• Scott Hescht

Talking Past Each Other

It’s easy to adopt a “tell it like it is” posture when we read and hear things that we don’t understand or find frustrating. That’s not the same as speaking the truth in love. I know that one of the difficulties in 2020 has been deciphering truth, however to “tell it like it is” is more often an anxiety triggered defense mechanism than it is an expression of perspective working toward a solution. It doesn’t resolve. It only adds fuel to the fire.


I have come to believe this is a key issue in our culture. We’re all talking past each other. We want our voices to be heard and we think by speaking louder, we’ll eventually accomplish something. But no one is listening. They’re too busy doing the same. We assume we have informed opinions, but it’s all too predictable. Nobody acknowledges the truth in the other side of the issue. If they do, it’s a quick “Yea, but...”. Things are said that will intentionally trigger the opponent. It just causes a further rift. We grasp on to our corners, honesty not because it’s right, but because we are in a constant state of being triggered. Anxiety makes us stupid. That’s a scientific fact, plain and simple. We function like animals during fight or flight.


I’m haven’t been innocent, but I know that if I’m going to be pridictable, I want to be predicable in my stance for Jesus. Not the Republican or Democrat Jesus. Not the white or black Jesus. Not even the American Jesus. I’m not saying that it’s easy, but it is simple. As has been said in other posts, it’s the way of love. If your words are reactive and come from a place of being triggered, it’s probably not the way of Jesus.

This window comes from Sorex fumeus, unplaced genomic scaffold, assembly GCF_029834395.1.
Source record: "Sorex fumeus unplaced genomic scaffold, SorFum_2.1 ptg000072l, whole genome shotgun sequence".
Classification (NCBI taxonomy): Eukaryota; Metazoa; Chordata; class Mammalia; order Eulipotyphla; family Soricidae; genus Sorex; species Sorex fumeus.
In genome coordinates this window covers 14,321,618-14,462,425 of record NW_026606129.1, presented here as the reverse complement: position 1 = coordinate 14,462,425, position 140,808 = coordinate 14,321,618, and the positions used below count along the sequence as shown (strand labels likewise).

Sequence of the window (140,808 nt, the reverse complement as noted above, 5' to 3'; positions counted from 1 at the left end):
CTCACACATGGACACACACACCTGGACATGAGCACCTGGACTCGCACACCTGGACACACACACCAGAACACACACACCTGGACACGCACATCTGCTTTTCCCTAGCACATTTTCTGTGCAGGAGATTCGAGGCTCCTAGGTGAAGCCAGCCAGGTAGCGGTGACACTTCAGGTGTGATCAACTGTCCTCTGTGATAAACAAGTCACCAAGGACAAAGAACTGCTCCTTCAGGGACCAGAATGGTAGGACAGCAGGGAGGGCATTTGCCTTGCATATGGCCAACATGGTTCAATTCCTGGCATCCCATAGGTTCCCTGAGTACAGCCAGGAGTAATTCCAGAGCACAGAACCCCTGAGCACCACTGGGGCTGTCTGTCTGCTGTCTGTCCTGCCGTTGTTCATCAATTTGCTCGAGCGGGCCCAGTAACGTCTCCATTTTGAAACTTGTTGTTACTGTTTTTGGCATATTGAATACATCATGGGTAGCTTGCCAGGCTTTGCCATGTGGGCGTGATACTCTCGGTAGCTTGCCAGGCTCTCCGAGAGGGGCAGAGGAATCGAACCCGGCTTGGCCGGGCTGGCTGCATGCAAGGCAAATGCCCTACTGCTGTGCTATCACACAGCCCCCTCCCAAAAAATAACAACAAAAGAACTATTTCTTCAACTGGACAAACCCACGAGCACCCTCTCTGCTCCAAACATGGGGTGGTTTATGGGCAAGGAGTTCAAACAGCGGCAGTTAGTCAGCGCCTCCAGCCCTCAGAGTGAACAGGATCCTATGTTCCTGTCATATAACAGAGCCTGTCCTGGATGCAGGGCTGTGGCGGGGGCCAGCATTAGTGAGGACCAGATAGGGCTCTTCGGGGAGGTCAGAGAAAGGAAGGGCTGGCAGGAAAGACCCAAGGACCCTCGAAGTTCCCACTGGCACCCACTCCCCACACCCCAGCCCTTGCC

“Scott are you saying I can’t be angry?!” No I’m not, but don’t sin. Don’t assume that Jesus always agrees with you. Don’t assume that Jesus doesn’t see any truth on the other side. Be humble enough to be quick to listen and slow to speak. And when you do speak and especially when you act, make sure it’s to build a better world rather than to contribute to its demise. And before we say “amen” to that, can we first say “what role do I play in keeping the problem in place?” That’s the kind of questions I’m asking myself and asking God to reveal in me. I hope that you’ll join me.


“A fool takes no pleasure in understanding, but only in expressing his opinion.” (Proverbs 18:2)



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